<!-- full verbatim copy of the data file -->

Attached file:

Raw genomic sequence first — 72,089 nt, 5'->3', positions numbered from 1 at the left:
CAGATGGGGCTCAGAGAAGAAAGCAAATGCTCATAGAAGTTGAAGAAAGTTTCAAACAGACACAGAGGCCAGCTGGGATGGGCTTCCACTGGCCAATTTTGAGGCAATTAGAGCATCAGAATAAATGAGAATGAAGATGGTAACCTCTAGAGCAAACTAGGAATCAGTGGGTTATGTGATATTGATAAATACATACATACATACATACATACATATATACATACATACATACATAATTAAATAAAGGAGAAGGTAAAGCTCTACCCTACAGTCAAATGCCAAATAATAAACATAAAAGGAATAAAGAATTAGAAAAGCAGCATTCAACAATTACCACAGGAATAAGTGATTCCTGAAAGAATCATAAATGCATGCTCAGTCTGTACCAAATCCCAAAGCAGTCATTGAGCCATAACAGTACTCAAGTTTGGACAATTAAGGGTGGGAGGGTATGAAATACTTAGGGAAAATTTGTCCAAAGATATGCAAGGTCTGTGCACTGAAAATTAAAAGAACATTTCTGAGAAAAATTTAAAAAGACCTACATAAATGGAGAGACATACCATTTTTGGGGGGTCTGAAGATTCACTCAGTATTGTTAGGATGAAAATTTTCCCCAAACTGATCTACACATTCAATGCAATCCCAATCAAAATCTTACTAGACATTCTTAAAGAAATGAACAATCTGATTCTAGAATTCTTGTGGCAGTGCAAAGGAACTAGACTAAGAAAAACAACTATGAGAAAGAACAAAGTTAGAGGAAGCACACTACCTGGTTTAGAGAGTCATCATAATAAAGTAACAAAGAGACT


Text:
Raw genomic sequence first — 72,089 nt, 5'->3', positions numbered from 1 at the left:
CAGATGGGGCTCAGAGAAGAAAGCAAATGCTCATAGAAGTTGAAGAAAGTTTCAAACAGACACAGAGGCCAGCTGGGATGGGCTTCCACTGGCCAATTTTGAGGCAATTAGAGCATCAGAATAAATGAGAATGAAGATGGTAACCTCTAGAGCAAACTAGGAATCAGTGGGTTATGTGATATTGATAAATACATACATACATACATACATACATATATACATACATACATACATAATTAAATAAAGGAGAAGGTAAAGCTCTACCCTACAGTCAAATGCCAAATAATAAACATAAAAGGAATAAAGAATTAGAAAAGCAGCATTCAACAATTACCACAGGAATAAGTGATTCCTGAAAGAATCATAAATGCATGCTCAGTCTGTACCAAATCCCAAAGCAGTCATTGAGCCATAACAGTACTCAAGTTTGGACAATTAAGGGTGGGAGGGTATGAAATACTTAGGGAAAATTTGTCCAAAGATATGCAAGGTCTGTGCACTGAAAATTAAAAGAACATTTCTGAGAAAAATTTAAAAAGACCTACATAAATGGAGAGACATACCATTTTTGGGGGGTCTGAAGATTCACTCAGTATTGTTAGGATGAAAATTTTCCCCAAACTGATCTACACATTCAATGCAATCCCAATCAAAATCTTACTAGACATTCTTAAAGAAATGAACAATCTGATTCTAGAATTCTTGTGGCAGTGCAAAGGAACTAGACTAAGAAAAACAACTATGAGAAAGAACAAAGTTAGAGGAAGCACACTACCTGGTTTAGAGAGTCATCATAATAAAGTAACAAAGAGACT